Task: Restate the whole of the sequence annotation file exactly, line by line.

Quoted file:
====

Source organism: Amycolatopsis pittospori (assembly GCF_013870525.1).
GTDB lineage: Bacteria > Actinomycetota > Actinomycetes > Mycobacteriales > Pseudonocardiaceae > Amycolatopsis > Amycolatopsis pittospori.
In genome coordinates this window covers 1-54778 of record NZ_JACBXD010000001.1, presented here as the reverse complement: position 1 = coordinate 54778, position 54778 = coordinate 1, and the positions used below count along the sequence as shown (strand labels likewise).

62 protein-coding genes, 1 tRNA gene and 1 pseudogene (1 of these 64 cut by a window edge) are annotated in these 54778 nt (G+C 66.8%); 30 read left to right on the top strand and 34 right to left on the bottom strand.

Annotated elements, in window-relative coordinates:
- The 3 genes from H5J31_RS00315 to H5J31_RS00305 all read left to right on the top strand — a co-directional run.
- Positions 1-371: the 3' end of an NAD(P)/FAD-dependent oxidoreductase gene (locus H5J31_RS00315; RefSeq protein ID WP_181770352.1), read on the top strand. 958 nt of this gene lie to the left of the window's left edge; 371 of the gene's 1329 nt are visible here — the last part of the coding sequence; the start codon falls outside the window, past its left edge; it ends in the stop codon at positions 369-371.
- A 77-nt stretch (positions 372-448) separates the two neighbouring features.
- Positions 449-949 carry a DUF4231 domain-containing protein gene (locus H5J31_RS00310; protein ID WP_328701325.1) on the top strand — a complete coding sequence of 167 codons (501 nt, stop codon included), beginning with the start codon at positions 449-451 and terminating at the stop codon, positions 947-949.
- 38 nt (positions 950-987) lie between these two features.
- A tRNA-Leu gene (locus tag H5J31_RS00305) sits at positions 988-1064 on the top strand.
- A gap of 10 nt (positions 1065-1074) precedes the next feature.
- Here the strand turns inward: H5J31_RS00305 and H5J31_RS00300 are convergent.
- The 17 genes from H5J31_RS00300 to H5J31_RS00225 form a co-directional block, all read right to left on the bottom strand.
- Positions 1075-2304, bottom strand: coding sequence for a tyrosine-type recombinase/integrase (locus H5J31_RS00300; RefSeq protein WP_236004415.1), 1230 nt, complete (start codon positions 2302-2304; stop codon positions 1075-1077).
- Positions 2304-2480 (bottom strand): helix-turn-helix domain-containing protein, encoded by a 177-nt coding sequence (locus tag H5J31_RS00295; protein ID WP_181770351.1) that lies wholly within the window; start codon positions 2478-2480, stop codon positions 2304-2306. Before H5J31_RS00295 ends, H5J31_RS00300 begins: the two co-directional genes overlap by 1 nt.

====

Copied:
Source organism: Amycolatopsis pittospori (assembly GCF_013870525.1).
GTDB lineage: Bacteria > Actinomycetota > Actinomycetes > Mycobacteriales > Pseudonocardiaceae > Amycolatopsis > Amycolatopsis pittospori.
In genome coordinates this window covers 1-54778 of record NZ_JACBXD010000001.1, presented here as the reverse complement: position 1 = coordinate 54778, position 54778 = coordinate 1, and the positions used below count along the sequence as shown (strand labels likewise).

62 protein-coding genes, 1 tRNA gene and 1 pseudogene (1 of these 64 cut by a window edge) are annotated in these 54778 nt (G+C 66.8%); 30 read left to right on the top strand and 34 right to left on the bottom strand.

Annotated elements, in window-relative coordinates:
- The 3 genes from H5J31_RS00315 to H5J31_RS00305 all read left to right on the top strand — a co-directional run.
- Positions 1-371: the 3' end of an NAD(P)/FAD-dependent oxidoreductase gene (locus H5J31_RS00315; RefSeq protein ID WP_181770352.1), read on the top strand. 958 nt of this gene lie to the left of the window's left edge; 371 of the gene's 1329 nt are visible here — the last part of the coding sequence; the start codon falls outside the window, past its left edge; it ends in the stop codon at positions 369-371.
- A 77-nt stretch (positions 372-448) separates the two neighbouring features.
- Positions 449-949 carry a DUF4231 domain-containing protein gene (locus H5J31_RS00310; protein ID WP_328701325.1) on the top strand — a complete coding sequence of 167 codons (501 nt, stop codon included), beginning with the start codon at positions 449-451 and terminating at the stop codon, positions 947-949.
- 38 nt (positions 950-987) lie between these two features.
- A tRNA-Leu gene (locus tag H5J31_RS00305) sits at positions 988-1064 on the top strand.
- A gap of 10 nt (positions 1065-1074) precedes the next feature.
- Here the strand turns inward: H5J31_RS00305 and H5J31_RS00300 are convergent.
- The 17 genes from H5J31_RS00300 to H5J31_RS00225 form a co-directional block, all read right to left on the bottom strand.
- Positions 1075-2304, bottom strand: coding sequence for a tyrosine-type recombinase/integrase (locus H5J31_RS00300; RefSeq protein WP_236004415.1), 1230 nt, complete (start codon positions 2302-2304; stop codon positions 1075-1077).
- Positions 2304-2480 (bottom strand): helix-turn-helix domain-containing protein, encoded by a 177-nt coding sequence (locus tag H5J31_RS00295; protein ID WP_181770351.1) that lies wholly within the window; start codon positions 2478-2480, stop codon positions 2304-2306. Before H5J31_RS00295 ends, H5J31_RS00300 begins: the two co-directional genes overlap by 1 nt.